She'd wanted to ignore the whole thing at first. The man had died. Hadn't that been bad enough? Then she'd gone through her know/not know period. She'd wanted to know, but maybe she really didn't. Maybe not knowing was better. He was gone, after all. Did anything else really matter?
As time went on, she'd settled firmly into an obsession with knowing. It was her marriage, after all. A woman should know the truth about her own marriage. It seemed essential to ever being able to move on, and she wanted to move on someday. Soon, she hoped, because this place, where she was emotionally, felt awful.
The problem with the have-to-know phase was that the person she needed to ask, the one with all the answers, was gone. Which meant that knowing wasn't proving all that easy to accomplish.
Grace had searched her own house like a mad woman. The place had looked like a crime scene by the time she was done. All for nothing. She'd found nothing in the cell phone bills, home phone bills, credit card bills, his laptop, the studio where he'd worked, the pockets of his pants, his jackets, his coats. She could find nothing to indicate he'd contacted another woman in any regular, on-going way.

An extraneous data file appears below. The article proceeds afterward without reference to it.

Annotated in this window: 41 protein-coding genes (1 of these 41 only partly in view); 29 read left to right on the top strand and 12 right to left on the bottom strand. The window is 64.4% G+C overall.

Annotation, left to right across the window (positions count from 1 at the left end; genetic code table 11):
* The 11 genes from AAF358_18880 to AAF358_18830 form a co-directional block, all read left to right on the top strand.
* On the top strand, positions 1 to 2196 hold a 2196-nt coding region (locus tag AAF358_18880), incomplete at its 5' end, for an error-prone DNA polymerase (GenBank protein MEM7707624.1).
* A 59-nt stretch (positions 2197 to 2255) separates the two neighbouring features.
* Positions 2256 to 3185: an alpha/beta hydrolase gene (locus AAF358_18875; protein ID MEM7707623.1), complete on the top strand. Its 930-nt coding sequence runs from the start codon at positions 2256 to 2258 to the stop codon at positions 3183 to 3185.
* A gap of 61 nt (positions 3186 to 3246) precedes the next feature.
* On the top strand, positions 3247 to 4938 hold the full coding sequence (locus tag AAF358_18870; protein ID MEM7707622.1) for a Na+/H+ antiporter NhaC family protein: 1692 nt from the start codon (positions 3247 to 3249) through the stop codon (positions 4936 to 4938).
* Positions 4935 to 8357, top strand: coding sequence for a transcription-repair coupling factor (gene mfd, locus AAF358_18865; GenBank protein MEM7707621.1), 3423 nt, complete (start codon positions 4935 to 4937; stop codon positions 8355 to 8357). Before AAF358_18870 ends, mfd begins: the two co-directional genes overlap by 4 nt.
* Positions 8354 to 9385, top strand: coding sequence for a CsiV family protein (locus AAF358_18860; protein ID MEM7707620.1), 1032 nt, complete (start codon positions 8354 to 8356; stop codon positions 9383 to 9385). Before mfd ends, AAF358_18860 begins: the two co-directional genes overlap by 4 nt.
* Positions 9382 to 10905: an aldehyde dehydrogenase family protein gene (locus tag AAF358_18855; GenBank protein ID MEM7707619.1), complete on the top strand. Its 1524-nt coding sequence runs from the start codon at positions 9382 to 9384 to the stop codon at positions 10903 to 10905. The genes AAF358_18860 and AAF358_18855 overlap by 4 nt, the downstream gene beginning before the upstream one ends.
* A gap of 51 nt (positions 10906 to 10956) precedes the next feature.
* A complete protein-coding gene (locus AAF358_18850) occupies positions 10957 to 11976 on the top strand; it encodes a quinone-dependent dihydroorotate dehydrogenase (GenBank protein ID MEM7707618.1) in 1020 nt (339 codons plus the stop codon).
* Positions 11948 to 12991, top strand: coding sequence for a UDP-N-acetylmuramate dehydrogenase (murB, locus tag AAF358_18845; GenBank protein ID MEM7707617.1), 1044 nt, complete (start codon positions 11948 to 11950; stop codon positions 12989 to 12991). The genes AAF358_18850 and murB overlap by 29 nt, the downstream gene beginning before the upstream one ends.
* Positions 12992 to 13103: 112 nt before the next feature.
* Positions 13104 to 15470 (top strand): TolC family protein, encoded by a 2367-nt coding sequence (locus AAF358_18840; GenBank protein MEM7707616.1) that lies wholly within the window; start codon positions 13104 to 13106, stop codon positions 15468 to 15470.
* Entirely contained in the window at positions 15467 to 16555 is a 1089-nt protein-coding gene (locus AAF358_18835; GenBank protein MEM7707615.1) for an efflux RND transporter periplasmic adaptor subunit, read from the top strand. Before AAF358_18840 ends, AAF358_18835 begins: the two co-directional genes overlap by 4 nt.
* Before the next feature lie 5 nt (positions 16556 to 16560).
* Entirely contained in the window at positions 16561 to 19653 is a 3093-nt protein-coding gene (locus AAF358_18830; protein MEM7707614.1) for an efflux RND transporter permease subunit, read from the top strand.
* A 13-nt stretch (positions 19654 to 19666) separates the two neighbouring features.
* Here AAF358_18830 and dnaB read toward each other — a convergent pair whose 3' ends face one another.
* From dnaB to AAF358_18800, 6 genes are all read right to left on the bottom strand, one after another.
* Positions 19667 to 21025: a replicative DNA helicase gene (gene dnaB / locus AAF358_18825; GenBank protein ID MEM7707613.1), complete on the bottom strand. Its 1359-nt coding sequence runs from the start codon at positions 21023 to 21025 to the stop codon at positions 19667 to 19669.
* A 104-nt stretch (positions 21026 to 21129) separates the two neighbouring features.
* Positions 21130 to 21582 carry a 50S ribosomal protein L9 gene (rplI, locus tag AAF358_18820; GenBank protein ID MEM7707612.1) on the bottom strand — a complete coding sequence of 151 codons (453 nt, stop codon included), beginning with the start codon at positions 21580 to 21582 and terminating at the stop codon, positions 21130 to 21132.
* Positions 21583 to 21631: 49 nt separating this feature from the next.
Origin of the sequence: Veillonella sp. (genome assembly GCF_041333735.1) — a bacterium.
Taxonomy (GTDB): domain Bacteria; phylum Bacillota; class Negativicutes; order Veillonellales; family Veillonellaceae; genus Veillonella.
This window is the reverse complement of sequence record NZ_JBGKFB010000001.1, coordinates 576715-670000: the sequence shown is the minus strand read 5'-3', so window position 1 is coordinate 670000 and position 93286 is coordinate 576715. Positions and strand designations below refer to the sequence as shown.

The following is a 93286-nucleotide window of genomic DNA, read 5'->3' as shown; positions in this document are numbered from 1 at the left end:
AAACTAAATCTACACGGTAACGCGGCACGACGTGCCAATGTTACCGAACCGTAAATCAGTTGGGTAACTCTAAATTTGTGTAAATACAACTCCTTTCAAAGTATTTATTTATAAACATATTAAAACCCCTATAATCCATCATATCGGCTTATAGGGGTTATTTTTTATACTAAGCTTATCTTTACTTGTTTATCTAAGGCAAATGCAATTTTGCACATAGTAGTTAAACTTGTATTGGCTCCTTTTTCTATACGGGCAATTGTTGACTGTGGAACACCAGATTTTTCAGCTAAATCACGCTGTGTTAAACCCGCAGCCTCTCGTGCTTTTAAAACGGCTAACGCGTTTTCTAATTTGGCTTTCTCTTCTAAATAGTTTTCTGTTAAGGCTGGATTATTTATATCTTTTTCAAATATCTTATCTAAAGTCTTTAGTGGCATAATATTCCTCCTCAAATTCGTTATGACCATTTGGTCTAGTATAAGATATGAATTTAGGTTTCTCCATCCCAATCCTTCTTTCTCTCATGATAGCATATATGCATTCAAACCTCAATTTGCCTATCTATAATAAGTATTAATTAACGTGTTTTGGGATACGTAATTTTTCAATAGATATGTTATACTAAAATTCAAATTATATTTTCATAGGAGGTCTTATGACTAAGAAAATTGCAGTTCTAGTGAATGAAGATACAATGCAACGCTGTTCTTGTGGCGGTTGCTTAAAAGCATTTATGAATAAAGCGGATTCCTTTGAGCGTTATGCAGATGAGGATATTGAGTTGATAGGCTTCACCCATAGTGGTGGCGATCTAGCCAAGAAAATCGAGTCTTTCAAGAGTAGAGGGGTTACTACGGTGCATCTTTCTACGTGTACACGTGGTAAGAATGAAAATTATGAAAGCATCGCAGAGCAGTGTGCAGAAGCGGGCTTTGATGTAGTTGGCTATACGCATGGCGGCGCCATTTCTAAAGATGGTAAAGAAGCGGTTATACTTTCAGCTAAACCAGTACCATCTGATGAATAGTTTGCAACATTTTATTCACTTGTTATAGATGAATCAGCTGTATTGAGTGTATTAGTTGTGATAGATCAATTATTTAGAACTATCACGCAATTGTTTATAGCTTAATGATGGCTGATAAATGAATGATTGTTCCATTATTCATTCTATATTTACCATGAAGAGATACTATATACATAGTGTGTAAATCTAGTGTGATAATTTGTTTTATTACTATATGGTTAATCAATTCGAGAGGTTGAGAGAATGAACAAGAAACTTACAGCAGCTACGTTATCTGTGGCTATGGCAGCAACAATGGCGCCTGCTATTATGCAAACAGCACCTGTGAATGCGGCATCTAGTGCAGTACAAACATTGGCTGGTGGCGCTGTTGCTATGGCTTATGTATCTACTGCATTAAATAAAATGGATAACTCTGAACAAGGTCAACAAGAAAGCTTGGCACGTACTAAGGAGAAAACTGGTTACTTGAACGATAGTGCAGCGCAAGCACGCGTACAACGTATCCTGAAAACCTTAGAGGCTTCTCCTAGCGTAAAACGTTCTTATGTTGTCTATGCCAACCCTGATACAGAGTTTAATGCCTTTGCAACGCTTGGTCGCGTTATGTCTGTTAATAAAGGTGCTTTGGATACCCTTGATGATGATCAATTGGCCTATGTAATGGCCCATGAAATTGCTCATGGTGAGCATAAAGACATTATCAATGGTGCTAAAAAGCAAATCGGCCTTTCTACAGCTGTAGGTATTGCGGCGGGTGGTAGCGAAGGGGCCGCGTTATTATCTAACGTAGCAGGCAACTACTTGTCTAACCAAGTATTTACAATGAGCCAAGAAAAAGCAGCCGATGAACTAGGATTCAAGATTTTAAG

So he must have met her in person, come into regular contact with her.
Someone in the small town where she lived?
God, she hoped not.
Besides, she had a pretty good idea where he'd met her—the college where he'd been teaching two days a week for the six months before he'd died. Please, don't let it be some college girl, Grace thought. So distasteful and cliché.
Still, there was meeting her, and then there was meeting her. Even if he'd met the woman at the college to begin with, where was he having sex with her?
Not in the house he'd shared with Grace. It was in the middle of her hometown, tiny Baxter, Ohio. She knew all the neighbors, and they all knew her and him. No way he could sneak another woman in and out of their house. Maybe the other woman's house or apartment, but what if she was a student, living in a dorm? As a faculty member, surely he wouldn't go near a dorm.